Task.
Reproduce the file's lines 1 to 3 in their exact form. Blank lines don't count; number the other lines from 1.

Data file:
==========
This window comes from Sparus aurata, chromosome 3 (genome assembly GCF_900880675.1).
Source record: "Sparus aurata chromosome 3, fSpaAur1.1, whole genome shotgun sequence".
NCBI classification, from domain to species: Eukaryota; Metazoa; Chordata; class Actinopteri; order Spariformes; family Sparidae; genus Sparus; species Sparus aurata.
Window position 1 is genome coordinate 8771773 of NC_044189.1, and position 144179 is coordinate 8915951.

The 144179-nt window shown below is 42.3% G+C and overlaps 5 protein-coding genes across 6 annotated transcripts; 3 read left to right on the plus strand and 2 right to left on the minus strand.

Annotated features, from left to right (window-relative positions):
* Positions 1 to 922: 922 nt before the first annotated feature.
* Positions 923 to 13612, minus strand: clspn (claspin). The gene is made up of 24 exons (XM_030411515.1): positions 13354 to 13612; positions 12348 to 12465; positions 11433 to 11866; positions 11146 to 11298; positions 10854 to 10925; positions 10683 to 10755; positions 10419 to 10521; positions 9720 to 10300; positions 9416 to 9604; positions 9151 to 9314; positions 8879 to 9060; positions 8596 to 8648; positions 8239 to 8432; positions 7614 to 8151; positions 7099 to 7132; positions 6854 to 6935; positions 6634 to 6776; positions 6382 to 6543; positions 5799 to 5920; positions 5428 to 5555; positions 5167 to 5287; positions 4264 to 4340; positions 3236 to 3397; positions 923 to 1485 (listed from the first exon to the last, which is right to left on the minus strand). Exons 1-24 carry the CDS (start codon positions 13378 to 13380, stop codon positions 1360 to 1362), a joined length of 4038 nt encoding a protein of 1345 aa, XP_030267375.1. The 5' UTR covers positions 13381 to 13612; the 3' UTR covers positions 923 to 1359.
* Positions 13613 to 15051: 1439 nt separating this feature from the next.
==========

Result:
This window comes from Sparus aurata, chromosome 3 (genome assembly GCF_900880675.1).
Source record: "Sparus aurata chromosome 3, fSpaAur1.1, whole genome shotgun sequence".
NCBI classification, from domain to species: Eukaryota; Metazoa; Chordata; class Actinopteri; order Spariformes; family Sparidae; genus Sparus; species Sparus aurata.